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Malawi, IMF start Rapid Credit Facility talks today

Sosten Gwengwe

The Malawi Government and the International Monetary Fund (IMF) Mission will from today to October 17 engage in discussions aimed at reaching a Rapid Credit Facility (RCF) programme.

RCF provides rapid concessional financial assistance to low-income countries facing an urgent balance of payments need with no ex-post conditionality where a full-fledged economic programme is neither necessary nor feasible.

The RCF negotiations come at a time Malawi has been vigorously pushing for an Extended Credit Facility (ECF) programme since the start of the year.

Finance Minister Sosten Gwengwe confirmed the development Tuesday, saying the two sides opted to engage in RCF negotiations because Malawi has an acute balance of payment (BoP) shock and needs bridging finance while moving towards ECF.

The RCF negotiations are expected to take a hybrid format involving both physical and virtual meetings.

The programme was created under the Poverty Reduction and Growth Trust (PRGT) as part of a broader reform to make the fund’s financial support more flexible and better tailored to the diverse needs of low-income countries, including in times of crisis.

Malawi is currently facing a forex squeeze which is threatening importation of strategic commodities such as fuel, fertiliser and medicines.

The IMF supports countries under the RCF through three windows, namely regular window, exogenous shock window and large natural disaster window.

The regular window caters for urgent BoP needs caused by a wide range of sources including domestic instability, emergencies and fragility.

The exogenous shock window is for urgent BoP needs caused by a sudden, exogenous shock; while the large natural disaster window is for urgent BoP needs arising from natural disasters where damage is assessed to be equivalent to or exceed 20 percent of the member’s GDP.

Access under the RCF is subject to annual and cumulative limits, with higher access limits applying for the large natural disaster window.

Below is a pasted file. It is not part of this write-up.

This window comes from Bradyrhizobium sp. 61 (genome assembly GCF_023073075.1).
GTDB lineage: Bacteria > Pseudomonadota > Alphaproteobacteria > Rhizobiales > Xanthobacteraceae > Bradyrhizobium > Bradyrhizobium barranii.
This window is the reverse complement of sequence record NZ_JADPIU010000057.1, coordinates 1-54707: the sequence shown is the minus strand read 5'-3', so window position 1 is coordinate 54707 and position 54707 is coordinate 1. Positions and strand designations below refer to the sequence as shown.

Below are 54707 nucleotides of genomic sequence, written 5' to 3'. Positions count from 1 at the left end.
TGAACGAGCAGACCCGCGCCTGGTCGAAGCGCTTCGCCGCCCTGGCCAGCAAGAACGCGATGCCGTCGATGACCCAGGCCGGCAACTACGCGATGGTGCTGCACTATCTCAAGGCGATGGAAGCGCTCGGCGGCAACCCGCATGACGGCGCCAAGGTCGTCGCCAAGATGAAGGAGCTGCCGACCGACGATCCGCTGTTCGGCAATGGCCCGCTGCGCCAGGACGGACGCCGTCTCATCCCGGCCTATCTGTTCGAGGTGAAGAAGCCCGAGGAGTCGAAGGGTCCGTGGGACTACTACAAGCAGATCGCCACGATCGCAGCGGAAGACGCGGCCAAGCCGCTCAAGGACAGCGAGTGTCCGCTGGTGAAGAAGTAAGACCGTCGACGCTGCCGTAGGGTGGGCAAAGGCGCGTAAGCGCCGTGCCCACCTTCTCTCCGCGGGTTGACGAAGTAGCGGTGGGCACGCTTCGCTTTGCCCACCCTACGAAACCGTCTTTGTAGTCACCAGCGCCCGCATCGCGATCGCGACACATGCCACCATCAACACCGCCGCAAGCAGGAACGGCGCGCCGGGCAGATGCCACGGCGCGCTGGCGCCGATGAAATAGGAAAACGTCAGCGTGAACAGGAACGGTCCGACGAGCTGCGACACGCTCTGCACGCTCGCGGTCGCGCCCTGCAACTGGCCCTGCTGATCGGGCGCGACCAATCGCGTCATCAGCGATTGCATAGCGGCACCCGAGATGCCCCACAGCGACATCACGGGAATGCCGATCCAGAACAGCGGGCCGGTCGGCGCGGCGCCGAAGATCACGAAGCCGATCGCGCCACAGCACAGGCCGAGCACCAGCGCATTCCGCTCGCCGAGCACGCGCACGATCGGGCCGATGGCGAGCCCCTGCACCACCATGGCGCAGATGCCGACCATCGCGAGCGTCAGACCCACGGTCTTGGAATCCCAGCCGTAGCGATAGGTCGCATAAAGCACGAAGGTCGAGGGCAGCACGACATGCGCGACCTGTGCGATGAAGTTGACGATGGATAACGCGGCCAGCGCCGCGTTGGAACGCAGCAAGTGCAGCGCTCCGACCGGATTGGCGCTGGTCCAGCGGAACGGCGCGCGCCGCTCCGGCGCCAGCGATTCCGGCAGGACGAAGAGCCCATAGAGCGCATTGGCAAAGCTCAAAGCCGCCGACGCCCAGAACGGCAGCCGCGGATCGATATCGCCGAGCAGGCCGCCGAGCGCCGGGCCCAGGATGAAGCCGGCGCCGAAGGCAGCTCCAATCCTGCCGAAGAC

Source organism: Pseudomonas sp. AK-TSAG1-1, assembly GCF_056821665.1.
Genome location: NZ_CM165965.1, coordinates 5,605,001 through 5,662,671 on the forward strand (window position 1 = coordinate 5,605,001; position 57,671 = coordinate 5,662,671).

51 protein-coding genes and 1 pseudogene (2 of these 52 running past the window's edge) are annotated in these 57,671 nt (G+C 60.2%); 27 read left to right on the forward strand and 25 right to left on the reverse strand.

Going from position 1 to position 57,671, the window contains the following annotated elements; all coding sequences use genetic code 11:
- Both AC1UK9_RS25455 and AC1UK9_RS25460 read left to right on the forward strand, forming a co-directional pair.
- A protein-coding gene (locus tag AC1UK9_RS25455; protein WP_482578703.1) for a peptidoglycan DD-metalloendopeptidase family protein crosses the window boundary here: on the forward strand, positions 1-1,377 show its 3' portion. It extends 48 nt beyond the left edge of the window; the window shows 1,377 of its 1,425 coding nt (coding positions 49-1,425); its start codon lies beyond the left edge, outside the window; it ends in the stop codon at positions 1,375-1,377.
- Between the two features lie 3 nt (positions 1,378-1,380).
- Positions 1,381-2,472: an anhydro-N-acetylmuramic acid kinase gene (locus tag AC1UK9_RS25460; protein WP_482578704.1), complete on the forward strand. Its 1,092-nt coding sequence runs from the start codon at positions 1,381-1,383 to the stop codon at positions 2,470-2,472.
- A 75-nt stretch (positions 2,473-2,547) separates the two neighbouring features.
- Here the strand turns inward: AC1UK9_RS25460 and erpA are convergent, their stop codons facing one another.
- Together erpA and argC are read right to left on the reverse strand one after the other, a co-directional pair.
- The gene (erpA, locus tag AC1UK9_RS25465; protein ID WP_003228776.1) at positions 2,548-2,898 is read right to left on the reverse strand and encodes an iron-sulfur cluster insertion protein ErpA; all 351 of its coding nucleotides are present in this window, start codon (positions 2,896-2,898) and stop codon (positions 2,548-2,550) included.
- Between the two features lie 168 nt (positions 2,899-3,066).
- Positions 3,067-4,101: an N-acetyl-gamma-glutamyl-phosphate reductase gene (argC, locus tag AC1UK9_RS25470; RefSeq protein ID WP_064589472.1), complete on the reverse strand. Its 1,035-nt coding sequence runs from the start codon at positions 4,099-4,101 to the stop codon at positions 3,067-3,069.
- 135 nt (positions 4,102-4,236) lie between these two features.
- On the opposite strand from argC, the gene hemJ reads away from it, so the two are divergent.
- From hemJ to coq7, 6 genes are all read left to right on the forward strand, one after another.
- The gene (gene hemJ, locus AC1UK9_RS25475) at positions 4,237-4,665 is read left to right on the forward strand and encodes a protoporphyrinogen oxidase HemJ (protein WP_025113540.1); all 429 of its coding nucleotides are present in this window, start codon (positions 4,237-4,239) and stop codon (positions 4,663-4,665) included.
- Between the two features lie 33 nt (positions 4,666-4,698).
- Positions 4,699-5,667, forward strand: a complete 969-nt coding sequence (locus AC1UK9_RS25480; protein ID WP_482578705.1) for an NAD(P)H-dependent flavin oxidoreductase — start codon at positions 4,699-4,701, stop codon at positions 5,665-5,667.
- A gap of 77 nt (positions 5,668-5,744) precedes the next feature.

Gwengwe could not indicate how much Malawi will be pushing for under the RCF programme.

“Countries that are in qualifying shocks can access Rapid Credit Facility to waver some serious shocks as they continue negotiating for ECF.

“So we are doing both in parallel but RCF will disburse immediately but the ECF process with creditors is ongoing,” the minister said.

Last week, President Lazarus Chakwera had a meeting with IMF Director Kristalina Georgieva at IMF headquarters in Washington, where the two discussed the difficult economic situation facing Malawi.

In a statement after the engagement, Georgieva said she was impressed by Chakwera’s unwavering commitment to forge ahead with ambitious reform efforts to help improve the lives of the Malawian people and to firmly restore macroeconomic stability, including tackling unsustainable public debt.

“I reiterated to the President the fund’s resolute support for his country and for the people of Malawi. In this regard, the IMF’s staff is working steadfastly with the President’s economic team with a view to the IMF staff team visiting Malawi very soon to discuss next steps and explore options to address Malawi’s immediate financing needs and support its reform programme.

“We agreed that tackling the country’s economic challenges effectively calls for a concerted effort by all stakeholders, including the support of the international community,” Georgieva said.

Two years ago, the Tonse Alliance administration cancelled the ECF and expressed interest in discussing a new programme better aligned with their new long-term growth and reform strategy.

The cancellation resulted in the country forfeiting $70 million under the three-year ECF programme.

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